Huperousia in John of Damascus

“As regards what God is, it is impossible to say what he is in his essence, so it is better to discuss him by abstraction from all things. For he does not belong to the class of existing things, not because he does not exist, but because he transcends all existing things, even existence itself. For if all forms of knowing have to do with what exists, certainly that which transcends knowledge must certainly also transcend essence: and so conversely that which transcends essence will also transcend knowledge.”

An Exact Exposition of the Orthodox Faith, 1.4

8 Responses to Huperousia in John of Damascus

  1. Abob,

    Well, try it this way. Does the concept of an event horizon do any work in physics? Huperousia is akin to an event horizon but in theology and philosophy. The general idea is found in lots of philosophers.Take Wittgenstein’s Tractatus-of that which we cannot speak, we must be silent. Reason has a limit.

    So I agree that there is no obvious sense in which he transcends being, because then that which transcended being would be being since sense would be applicable to it.

    And I don’t think existence is a bare particular or if it were that that constitutes a reason to think God has it. Making existence anatomic doesn’t really seem to help.

    Some of the work it does it precluding the ascription of necessity to God. As Athanasius and others wrote, God is beyond necessity and contingency.

  2. Abob says:

    I’ve always been puzzled by this sort of claim – I don’t see what sort of work it does, and to be honest, I don’t understand what it could possibly mean. I grant that God doesn’t exist the way we exist, in that he is necessary, we are contingent, he has all these essential properties we don’t, he is not confined in space or time and we are, etc., but we can spell all these things out. Why not say existence or being is what is left when we take all these things away – it’s just a simple property that can’t be explained in terms of any other. Again, there’s an obvious sense in which he transcends all beingS, but to say that he transcends all being…I just don’t get it.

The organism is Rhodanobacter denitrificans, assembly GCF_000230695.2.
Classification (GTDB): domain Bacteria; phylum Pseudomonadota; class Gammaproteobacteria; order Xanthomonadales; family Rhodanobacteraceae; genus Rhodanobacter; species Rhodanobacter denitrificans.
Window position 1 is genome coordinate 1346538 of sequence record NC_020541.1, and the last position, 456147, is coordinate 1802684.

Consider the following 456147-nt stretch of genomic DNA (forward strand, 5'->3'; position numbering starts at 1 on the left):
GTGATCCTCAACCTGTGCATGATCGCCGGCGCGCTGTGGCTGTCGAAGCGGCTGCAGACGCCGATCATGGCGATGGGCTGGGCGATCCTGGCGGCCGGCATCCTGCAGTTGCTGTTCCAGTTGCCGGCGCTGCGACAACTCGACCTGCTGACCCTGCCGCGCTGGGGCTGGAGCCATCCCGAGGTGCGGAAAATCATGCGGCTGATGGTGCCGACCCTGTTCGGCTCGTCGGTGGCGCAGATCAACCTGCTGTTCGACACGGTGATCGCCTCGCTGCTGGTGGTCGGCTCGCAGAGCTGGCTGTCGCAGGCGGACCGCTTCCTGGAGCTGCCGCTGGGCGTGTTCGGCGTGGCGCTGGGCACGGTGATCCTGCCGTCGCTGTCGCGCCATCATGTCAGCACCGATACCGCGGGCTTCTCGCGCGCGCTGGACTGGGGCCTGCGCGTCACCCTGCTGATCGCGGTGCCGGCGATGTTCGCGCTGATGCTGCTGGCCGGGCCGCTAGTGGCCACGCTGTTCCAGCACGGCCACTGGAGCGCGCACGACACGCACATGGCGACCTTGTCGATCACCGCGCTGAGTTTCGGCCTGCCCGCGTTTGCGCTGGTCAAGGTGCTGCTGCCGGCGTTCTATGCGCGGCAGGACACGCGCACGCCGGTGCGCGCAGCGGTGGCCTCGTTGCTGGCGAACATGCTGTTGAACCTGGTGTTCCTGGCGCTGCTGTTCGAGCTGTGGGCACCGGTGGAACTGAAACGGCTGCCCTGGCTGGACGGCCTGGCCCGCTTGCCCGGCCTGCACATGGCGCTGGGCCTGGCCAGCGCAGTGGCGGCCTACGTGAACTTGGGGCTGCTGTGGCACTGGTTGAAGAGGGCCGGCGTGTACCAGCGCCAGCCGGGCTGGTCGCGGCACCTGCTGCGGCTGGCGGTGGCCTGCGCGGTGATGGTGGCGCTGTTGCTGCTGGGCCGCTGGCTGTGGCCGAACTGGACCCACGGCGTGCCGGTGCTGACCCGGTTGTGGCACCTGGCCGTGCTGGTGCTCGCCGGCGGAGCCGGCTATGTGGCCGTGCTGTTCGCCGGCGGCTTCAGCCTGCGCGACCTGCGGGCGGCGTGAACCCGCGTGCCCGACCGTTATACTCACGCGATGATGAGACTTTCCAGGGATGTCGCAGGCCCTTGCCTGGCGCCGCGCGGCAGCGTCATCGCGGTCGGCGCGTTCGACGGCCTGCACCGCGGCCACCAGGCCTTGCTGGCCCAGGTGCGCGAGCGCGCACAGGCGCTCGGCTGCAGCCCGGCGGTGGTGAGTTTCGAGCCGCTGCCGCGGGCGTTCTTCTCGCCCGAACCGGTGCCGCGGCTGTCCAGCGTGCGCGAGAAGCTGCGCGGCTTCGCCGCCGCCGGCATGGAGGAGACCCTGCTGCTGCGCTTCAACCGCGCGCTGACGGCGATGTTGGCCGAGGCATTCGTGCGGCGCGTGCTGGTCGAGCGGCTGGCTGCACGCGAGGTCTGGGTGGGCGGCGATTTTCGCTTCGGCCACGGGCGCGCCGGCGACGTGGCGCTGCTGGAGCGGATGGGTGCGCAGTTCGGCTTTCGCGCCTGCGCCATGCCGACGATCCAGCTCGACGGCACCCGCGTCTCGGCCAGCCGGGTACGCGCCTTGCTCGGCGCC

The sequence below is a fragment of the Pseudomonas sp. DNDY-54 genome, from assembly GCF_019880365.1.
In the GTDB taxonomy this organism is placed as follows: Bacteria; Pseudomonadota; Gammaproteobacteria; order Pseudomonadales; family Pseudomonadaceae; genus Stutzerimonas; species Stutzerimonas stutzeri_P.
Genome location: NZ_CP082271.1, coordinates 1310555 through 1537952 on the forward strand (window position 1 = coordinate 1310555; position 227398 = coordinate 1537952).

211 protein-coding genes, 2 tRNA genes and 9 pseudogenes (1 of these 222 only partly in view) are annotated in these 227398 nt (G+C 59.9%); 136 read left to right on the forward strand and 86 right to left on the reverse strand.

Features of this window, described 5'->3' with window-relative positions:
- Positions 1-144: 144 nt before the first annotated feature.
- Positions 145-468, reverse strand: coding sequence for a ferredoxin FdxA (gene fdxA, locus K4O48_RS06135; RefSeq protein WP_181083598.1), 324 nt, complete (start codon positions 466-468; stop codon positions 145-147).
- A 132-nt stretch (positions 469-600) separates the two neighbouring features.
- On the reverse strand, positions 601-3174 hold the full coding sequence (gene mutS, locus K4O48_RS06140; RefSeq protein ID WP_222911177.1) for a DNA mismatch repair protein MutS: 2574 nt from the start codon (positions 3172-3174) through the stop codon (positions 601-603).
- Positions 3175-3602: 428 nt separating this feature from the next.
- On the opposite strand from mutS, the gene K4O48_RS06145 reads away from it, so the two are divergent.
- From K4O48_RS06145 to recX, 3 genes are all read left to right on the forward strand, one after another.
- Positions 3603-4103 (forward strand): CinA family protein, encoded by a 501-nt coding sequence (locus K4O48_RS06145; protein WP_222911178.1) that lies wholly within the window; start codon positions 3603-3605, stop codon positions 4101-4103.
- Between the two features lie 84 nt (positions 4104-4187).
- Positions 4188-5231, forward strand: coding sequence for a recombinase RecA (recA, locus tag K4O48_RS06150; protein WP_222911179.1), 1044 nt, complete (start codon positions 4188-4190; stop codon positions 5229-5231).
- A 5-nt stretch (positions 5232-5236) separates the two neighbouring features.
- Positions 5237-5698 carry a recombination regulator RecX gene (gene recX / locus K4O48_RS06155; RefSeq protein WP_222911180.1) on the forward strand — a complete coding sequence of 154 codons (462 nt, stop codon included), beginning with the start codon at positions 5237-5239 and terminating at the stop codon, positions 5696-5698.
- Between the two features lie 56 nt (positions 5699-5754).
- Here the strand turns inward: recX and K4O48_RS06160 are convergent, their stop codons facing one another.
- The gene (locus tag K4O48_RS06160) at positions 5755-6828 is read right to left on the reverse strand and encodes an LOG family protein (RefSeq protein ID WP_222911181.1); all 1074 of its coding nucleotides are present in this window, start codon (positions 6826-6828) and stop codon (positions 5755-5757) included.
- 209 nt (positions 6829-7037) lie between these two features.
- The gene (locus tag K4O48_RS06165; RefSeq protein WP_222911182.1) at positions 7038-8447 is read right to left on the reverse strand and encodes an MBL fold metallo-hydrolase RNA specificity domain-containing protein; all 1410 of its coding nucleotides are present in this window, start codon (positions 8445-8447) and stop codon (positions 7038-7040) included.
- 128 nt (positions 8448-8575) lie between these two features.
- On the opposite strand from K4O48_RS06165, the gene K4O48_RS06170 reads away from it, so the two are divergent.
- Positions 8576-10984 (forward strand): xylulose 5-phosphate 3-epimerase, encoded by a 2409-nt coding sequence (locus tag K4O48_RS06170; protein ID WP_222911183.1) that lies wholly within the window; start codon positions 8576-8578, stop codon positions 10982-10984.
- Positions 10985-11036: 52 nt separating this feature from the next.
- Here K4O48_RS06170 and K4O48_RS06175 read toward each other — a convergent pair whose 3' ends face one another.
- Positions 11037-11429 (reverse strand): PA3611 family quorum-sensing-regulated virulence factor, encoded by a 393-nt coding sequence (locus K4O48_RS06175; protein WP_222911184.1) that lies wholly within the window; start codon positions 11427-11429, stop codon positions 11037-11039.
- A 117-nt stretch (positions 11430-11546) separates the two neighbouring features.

3. MG says:

    “For if all forms of knowing have to do with what exists, certainly that which transcends knowledge must certainly also transcend essence: and so conversely that which transcends essence will also transcend knowledge.”

    If this principle is correct (and it seems to be) then it is pretty easy to argue that very many Fathers (including many that Western Christians would say *don’t teach* hyperousia, or *don’t seem to teach* hyperousia) at least *implied* God was beyond-being. And given that much of their ontology was shared in common and inherited from the same Hebraic and hellenistic sources, it makes it plausible that they not just implied but in fact *believed* God was beyond-being.

  4. Joseph,

    Aquinas means that God is not the being of creatures or of ens commune, but that he is self subsisting being such that what God is, is that God is. God is therefore fully actual or completely active.

  5. Perry,
    Doesn’t Aquinas talk about God being “beyond being”? What does Aquinas mean by this?

  6. Nathaniel Brown says:

    It seems to me that most, if not all, of the categories that we have come up with to order our view of the world don’t apply to God (why would they, He’s not part of the world in the way that we are, and everything else for that matter). Essence, accident, place, etc. are useful tools to help us understand existence as we experience it. However, it also seems as though various theologians/philosophers have used these categories to discuss God and develop greater understanding. Perry, what do you think the limits are of such a project? Are any of our philosophical tools useful in perceiving truth? Clearly such tools can help us decide which arguments are better than others, and in this sense they can help us reject bad ideas about God (given certain starting assumptions, of course), but can they help us to achieve a deeper understanding of God? I’d like to think so, but I’m not sure. What are your thoughts?

  7. Will,

    Well, I suppose we could start with the question of whether Thomas could say that God is beyond existence itself? John Scotus Erugena seems to take that line as well as Maximus.

  8. Will Huysman says:

    How does St. John’s definition of “divine essence” compare to St. Thomas Aquinas’s definition of “divine essence”? Given the nuances of each saint’s definition, are they making mutually exclusive claims?

    God bless you and yours!

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